To determine whether the cueing properties of acute morphine are altered during protracted abstinence, these same rats and 15 additional rats were given a priming injection of morphine immediately before a CPP test at 4 weeks of abstinence, before they received morphine CPP re-conditioning (between tests E and F in Figure 1). Typically, this injection of morphine ‘primes’ rats to spend more time in the morphine-paired chamber (Harris and Aston-Jones, 2001). Results showed that non-dependent rats (previously placebo-pelleted; n=22) had enhanced morphine place preference during the morphine-prime test session as compared with their previous test, whereas post-dependent rats (previously morphine-pelleted; n=21) did not. ANOVA revealed an effect of test session (F1,41=17.06; p=0.0002), and an interaction between test session and group (F1,41=7.65; p=0.0085), and post hoc analyses showed a significant effect of test session only in non-dependent rats (p<0.001). This confirms that only the non-dependent animals showed a prime-induced increase in morphine preference. A comparison of the increased time spent in the morphine-paired chamber during the morphine-prime test session (morphine place preference on prime session minus baseline place preference from previous test session) was significantly different between post-dependent and non-dependent rats (t41=2.77; p=0.0085; Figure 2a).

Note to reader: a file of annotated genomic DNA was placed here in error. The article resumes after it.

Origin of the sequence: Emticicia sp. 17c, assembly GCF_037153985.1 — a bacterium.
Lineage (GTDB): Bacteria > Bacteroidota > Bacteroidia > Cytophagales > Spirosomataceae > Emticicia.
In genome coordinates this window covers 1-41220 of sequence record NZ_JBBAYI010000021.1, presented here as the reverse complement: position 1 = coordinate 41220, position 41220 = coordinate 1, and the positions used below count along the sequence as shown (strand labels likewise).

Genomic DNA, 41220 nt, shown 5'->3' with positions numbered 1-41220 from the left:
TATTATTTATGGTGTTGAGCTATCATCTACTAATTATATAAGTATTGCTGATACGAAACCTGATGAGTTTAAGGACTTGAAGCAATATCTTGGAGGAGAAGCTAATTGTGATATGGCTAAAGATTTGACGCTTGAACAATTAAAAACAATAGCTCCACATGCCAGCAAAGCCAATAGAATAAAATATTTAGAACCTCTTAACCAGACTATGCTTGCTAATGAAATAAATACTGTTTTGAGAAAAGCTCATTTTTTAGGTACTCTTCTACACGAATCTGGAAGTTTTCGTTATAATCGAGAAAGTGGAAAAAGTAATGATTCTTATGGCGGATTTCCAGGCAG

Figure 2
Figure 2

Priming and locomotor-depressant properties of acute morphine are altered during protracted abstinence. After 4 weeks of abstinence (between tests E and F on Figure 1), rats were given a CPP test immediately following a priming injection of morphine (8 mg/kg). Means (±SEMs) for difference scores following the morphine-prime (morphine-prime test session minus the previous test session) are shown for morphine- and placebo-pelleted animals during 15-min CPP tests. (a) Morphine place preference (amount of time spent on morphine-paired side minus time spent on saline-paired side, in sec) was increased in non-dependent rats (previously placebo-pelleted; n=22), but not in post-dependent rats (previously morphine-pelleted; n=21) following morphine-prime as compared with the previous test session. Post-dependent and non-dependent rats were significantly different (**p<0.01). Difference scores for the time spent in the morphine-paired chamber can be calculated by halving the difference scores shown here for place preference. (b) Locomotor activity (numbers of beam breaks) was depressed in non-dependent rats during the morphine-prime session as compared with the previous test session, but not in post-dependent rats. Post-dependent and non-dependent rats were significantly different (*p<0.05).